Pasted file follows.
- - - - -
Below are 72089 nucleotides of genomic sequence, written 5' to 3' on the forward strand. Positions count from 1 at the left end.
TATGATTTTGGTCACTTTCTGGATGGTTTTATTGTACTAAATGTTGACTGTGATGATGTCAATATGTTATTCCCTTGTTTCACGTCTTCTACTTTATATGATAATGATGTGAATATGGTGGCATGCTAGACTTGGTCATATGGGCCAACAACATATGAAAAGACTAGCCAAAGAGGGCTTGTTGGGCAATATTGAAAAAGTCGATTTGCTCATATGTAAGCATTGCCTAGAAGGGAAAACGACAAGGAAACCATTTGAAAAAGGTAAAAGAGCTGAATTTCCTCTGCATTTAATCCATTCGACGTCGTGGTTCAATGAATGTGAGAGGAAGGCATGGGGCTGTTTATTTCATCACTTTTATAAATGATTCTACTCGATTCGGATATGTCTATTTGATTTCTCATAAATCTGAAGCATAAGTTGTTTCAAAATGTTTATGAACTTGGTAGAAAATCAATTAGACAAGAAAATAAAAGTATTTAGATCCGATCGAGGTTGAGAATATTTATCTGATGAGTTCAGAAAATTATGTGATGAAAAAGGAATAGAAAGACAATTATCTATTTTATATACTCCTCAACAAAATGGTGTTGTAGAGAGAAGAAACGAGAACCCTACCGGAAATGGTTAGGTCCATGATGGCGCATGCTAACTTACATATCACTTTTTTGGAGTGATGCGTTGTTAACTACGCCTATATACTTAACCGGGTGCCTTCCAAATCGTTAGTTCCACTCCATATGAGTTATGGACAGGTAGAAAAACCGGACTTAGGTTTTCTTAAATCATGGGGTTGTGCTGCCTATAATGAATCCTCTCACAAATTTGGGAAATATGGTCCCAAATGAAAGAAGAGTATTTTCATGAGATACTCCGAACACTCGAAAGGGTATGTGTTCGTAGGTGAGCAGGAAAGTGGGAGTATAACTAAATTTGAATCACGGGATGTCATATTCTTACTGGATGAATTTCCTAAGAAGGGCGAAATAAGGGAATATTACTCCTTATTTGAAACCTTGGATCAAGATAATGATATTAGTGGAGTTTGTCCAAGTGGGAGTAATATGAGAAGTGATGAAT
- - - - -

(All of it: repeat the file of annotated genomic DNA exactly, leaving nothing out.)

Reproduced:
Below are 72089 nucleotides of genomic sequence, written 5' to 3' on the forward strand. Positions count from 1 at the left end.
TATGATTTTGGTCACTTTCTGGATGGTTTTATTGTACTAAATGTTGACTGTGATGATGTCAATATGTTATTCCCTTGTTTCACGTCTTCTACTTTATATGATAATGATGTGAATATGGTGGCATGCTAGACTTGGTCATATGGGCCAACAACATATGAAAAGACTAGCCAAAGAGGGCTTGTTGGGCAATATTGAAAAAGTCGATTTGCTCATATGTAAGCATTGCCTAGAAGGGAAAACGACAAGGAAACCATTTGAAAAAGGTAAAAGAGCTGAATTTCCTCTGCATTTAATCCATTCGACGTCGTGGTTCAATGAATGTGAGAGGAAGGCATGGGGCTGTTTATTTCATCACTTTTATAAATGATTCTACTCGATTCGGATATGTCTATTTGATTTCTCATAAATCTGAAGCATAAGTTGTTTCAAAATGTTTATGAACTTGGTAGAAAATCAATTAGACAAGAAAATAAAAGTATTTAGATCCGATCGAGGTTGAGAATATTTATCTGATGAGTTCAGAAAATTATGTGATGAAAAAGGAATAGAAAGACAATTATCTATTTTATATACTCCTCAACAAAATGGTGTTGTAGAGAGAAGAAACGAGAACCCTACCGGAAATGGTTAGGTCCATGATGGCGCATGCTAACTTACATATCACTTTTTTGGAGTGATGCGTTGTTAACTACGCCTATATACTTAACCGGGTGCCTTCCAAATCGTTAGTTCCACTCCATATGAGTTATGGACAGGTAGAAAAACCGGACTTAGGTTTTCTTAAATCATGGGGTTGTGCTGCCTATAATGAATCCTCTCACAAATTTGGGAAATATGGTCCCAAATGAAAGAAGAGTATTTTCATGAGATACTCCGAACACTCGAAAGGGTATGTGTTCGTAGGTGAGCAGGAAAGTGGGAGTATAACTAAATTTGAATCACGGGATGTCATATTCTTACTGGATGAATTTCCTAAGAAGGGCGAAATAAGGGAATATTACTCCTTATTTGAAACCTTGGATCAAGATAATGATATTAGTGGAGTTTGTCCAAGTGGGAGTAATATGAGAAGTGATGAAT